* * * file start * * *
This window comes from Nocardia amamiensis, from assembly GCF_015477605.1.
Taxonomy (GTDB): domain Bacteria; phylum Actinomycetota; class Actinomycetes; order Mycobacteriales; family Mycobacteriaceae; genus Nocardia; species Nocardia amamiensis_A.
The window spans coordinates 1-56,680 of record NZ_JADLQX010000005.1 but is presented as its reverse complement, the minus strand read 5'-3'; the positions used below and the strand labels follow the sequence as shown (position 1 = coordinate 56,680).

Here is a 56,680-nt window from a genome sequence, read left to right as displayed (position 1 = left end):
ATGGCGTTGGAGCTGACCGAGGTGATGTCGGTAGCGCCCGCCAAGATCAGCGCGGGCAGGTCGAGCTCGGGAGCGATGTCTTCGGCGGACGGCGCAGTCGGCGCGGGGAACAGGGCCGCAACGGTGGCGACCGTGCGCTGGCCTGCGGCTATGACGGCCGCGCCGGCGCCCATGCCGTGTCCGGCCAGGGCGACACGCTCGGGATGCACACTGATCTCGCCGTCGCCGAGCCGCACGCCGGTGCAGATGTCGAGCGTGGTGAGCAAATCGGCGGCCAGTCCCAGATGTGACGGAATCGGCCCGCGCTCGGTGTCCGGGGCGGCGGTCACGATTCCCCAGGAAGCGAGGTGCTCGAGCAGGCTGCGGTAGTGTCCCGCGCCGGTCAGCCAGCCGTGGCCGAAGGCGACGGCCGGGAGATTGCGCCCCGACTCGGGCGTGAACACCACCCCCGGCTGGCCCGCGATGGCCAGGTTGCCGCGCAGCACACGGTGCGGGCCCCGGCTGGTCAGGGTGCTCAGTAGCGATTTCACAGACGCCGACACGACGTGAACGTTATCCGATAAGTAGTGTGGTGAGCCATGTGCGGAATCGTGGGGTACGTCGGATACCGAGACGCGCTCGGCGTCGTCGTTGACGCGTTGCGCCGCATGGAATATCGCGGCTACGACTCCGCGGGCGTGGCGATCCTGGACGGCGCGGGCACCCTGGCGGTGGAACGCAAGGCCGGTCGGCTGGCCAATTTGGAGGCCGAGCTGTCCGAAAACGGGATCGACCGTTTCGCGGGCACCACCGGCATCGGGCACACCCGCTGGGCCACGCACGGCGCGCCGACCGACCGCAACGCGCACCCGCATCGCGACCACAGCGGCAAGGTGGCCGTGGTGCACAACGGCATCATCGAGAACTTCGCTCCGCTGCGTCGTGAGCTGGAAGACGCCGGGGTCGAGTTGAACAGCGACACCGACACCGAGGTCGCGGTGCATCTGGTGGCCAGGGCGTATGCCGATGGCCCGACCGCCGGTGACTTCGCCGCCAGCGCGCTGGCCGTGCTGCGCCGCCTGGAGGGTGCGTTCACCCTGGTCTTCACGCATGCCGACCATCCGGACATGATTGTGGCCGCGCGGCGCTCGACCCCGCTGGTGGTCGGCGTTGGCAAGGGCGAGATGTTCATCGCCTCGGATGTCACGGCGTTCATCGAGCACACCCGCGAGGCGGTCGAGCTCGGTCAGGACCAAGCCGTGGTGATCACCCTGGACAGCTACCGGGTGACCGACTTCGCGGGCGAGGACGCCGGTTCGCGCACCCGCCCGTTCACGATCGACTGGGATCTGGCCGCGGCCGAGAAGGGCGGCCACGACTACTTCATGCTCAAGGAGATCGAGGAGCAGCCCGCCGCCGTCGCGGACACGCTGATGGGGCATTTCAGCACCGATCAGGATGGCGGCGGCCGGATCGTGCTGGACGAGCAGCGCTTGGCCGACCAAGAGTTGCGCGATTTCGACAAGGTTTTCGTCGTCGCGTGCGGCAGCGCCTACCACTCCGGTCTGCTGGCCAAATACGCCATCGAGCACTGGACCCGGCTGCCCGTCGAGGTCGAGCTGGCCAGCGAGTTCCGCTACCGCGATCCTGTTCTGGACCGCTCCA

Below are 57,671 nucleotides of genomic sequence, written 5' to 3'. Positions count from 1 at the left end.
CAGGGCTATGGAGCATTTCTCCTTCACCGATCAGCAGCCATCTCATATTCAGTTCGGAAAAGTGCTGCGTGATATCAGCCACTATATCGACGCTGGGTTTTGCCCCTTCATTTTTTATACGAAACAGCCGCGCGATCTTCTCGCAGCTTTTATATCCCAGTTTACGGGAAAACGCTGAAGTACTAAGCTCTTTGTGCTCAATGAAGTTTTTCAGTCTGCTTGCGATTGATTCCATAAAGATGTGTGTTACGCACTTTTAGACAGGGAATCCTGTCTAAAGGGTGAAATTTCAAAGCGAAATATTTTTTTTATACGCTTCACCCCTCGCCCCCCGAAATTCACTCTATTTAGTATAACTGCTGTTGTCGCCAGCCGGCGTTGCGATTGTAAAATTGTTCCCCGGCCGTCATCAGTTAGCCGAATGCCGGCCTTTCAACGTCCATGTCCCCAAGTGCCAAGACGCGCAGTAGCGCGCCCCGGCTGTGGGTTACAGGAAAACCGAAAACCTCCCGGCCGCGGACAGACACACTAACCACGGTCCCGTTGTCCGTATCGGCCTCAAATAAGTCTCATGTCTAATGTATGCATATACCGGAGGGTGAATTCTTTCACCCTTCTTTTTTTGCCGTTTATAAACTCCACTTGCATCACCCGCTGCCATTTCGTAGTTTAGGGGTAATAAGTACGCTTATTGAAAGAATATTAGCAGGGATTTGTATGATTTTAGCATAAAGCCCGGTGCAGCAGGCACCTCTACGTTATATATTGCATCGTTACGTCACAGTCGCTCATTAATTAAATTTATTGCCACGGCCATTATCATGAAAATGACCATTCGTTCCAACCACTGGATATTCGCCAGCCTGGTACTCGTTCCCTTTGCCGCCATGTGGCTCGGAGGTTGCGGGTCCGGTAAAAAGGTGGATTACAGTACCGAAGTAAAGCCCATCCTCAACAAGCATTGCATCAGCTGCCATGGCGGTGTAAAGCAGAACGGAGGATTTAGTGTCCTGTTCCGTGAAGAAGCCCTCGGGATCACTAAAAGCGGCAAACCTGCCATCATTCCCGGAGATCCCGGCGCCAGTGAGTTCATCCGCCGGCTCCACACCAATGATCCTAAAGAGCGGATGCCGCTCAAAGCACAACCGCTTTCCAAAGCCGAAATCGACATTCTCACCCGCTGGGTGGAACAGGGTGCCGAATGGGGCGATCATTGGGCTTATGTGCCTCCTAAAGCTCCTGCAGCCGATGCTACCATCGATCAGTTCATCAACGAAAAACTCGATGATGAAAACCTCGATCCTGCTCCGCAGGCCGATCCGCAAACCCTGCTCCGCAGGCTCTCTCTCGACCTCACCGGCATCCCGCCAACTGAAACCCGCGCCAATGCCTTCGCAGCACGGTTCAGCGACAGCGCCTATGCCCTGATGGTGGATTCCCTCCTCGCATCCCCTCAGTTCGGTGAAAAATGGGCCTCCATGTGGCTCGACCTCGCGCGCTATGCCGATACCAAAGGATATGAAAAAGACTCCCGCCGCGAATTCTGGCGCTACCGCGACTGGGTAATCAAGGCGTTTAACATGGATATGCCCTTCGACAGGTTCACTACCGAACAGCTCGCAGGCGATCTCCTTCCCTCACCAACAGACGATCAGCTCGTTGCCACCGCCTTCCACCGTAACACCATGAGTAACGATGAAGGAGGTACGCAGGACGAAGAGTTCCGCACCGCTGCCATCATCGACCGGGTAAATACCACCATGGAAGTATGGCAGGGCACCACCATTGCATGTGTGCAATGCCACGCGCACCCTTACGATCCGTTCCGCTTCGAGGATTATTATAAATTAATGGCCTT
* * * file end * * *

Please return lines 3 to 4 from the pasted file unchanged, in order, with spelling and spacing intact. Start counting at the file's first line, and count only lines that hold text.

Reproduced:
The window spans coordinates 1-56,680 of record NZ_JADLQX010000005.1 but is presented as its reverse complement, the minus strand read 5'-3'; the positions used below and the strand labels follow the sequence as shown (position 1 = coordinate 56,680).

Here is a 56,680-nt window from a genome sequence, read left to right as displayed (position 1 = left end):